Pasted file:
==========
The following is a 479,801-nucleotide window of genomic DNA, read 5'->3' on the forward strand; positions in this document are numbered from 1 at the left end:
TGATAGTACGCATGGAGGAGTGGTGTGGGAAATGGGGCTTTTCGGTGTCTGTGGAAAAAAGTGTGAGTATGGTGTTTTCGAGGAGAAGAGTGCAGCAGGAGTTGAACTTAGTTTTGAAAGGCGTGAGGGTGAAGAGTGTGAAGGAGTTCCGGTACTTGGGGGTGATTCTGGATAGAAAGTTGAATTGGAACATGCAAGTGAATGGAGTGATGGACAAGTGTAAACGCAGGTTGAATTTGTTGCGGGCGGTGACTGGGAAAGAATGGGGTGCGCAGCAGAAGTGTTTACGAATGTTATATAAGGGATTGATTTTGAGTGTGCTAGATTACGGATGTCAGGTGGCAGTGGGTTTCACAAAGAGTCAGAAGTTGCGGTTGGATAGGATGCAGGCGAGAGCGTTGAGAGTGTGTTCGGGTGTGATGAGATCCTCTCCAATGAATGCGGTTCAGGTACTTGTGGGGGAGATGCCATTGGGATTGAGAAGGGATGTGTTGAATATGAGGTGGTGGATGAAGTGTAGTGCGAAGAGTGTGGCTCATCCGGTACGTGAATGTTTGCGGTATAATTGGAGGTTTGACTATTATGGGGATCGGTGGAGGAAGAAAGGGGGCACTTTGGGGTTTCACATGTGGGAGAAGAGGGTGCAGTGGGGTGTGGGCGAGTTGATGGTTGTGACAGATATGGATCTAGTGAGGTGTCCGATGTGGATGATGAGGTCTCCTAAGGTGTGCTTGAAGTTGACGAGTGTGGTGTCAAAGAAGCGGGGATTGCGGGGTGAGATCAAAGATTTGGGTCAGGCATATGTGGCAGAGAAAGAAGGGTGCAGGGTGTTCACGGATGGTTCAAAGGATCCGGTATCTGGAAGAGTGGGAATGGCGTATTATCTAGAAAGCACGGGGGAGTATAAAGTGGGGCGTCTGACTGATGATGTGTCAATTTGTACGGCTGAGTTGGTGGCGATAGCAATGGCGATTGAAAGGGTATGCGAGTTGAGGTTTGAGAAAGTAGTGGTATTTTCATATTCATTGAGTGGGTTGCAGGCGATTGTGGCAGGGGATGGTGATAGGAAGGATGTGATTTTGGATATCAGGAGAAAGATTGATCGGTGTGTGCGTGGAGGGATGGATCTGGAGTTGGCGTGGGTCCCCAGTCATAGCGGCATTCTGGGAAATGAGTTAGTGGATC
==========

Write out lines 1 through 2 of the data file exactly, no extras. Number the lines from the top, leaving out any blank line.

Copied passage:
The following is a 479,801-nucleotide window of genomic DNA, read 5'->3' on the forward strand; positions in this document are numbered from 1 at the left end:
TGATAGTACGCATGGAGGAGTGGTGTGGGAAATGGGGCTTTTCGGTGTCTGTGGAAAAAAGTGTGAGTATGGTGTTTTCGAGGAGAAGAGTGCAGCAGGAGTTGAACTTAGTTTTGAAAGGCGTGAGGGTGAAGAGTGTGAAGGAGTTCCGGTACTTGGGGGTGATTCTGGATAGAAAGTTGAATTGGAACATGCAAGTGAATGGAGTGATGGACAAGTGTAAACGCAGGTTGAATTTGTTGCGGGCGGTGACTGGGAAAGAATGGGGTGCGCAGCAGAAGTGTTTACGAATGTTATATAAGGGATTGATTTTGAGTGTGCTAGATTACGGATGTCAGGTGGCAGTGGGTTTCACAAAGAGTCAGAAGTTGCGGTTGGATAGGATGCAGGCGAGAGCGTTGAGAGTGTGTTCGGGTGTGATGAGATCCTCTCCAATGAATGCGGTTCAGGTACTTGTGGGGGAGATGCCATTGGGATTGAGAAGGGATGTGTTGAATATGAGGTGGTGGATGAAGTGTAGTGCGAAGAGTGTGGCTCATCCGGTACGTGAATGTTTGCGGTATAATTGGAGGTTTGACTATTATGGGGATCGGTGGAGGAAGAAAGGGGGCACTTTGGGGTTTCACATGTGGGAGAAGAGGGTGCAGTGGGGTGTGGGCGAGTTGATGGTTGTGACAGATATGGATCTAGTGAGGTGTCCGATGTGGATGATGAGGTCTCCTAAGGTGTGCTTGAAGTTGACGAGTGTGGTGTCAAAGAAGCGGGGATTGCGGGGTGAGATCAAAGATTTGGGTCAGGCATATGTGGCAGAGAAAGAAGGGTGCAGGGTGTTCACGGATGGTTCAAAGGATCCGGTATCTGGAAGAGTGGGAATGGCGTATTATCTAGAAAGCACGGGGGAGTATAAAGTGGGGCGTCTGACTGATGATGTGTCAATTTGTACGGCTGAGTTGGTGGCGATAGCAATGGCGATTGAAAGGGTATGCGAGTTGAGGTTTGAGAAAGTAGTGGTATTTTCATATTCATTGAGTGGGTTGCAGGCGATTGTGGCAGGGGATGGTGATAGGAAGGATGTGATTTTGGATATCAGGAGAAAGATTGATCGGTGTGTGCGTGGAGGGATGGATCTGGAGTTGGCGTGGGTCCCCAGTCATAGCGGCATTCTGGGAAATGAGTTAGTGGATC